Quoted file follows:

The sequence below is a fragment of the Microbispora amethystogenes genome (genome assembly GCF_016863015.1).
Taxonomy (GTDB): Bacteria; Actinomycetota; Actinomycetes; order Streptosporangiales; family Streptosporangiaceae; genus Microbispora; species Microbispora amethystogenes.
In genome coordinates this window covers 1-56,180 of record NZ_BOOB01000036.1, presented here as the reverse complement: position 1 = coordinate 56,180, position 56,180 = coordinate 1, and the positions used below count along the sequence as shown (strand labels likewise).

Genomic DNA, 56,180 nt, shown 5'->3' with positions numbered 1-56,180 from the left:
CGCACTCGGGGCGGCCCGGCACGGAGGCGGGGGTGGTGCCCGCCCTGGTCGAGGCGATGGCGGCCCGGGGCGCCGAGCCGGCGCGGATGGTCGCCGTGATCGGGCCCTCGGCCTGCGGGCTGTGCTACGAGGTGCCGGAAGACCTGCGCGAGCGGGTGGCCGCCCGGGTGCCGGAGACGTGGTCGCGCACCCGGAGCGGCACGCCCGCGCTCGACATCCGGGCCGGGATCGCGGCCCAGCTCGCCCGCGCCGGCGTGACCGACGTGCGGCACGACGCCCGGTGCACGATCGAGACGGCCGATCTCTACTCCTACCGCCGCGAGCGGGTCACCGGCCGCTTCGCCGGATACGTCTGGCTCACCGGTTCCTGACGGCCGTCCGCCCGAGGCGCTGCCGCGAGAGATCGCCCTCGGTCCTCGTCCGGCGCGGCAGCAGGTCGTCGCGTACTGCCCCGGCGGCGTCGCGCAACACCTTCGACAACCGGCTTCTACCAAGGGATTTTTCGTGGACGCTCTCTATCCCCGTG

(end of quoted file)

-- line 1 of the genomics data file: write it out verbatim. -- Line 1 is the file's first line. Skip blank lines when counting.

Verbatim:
The sequence below is a fragment of the Microbispora amethystogenes genome (genome assembly GCF_016863015.1).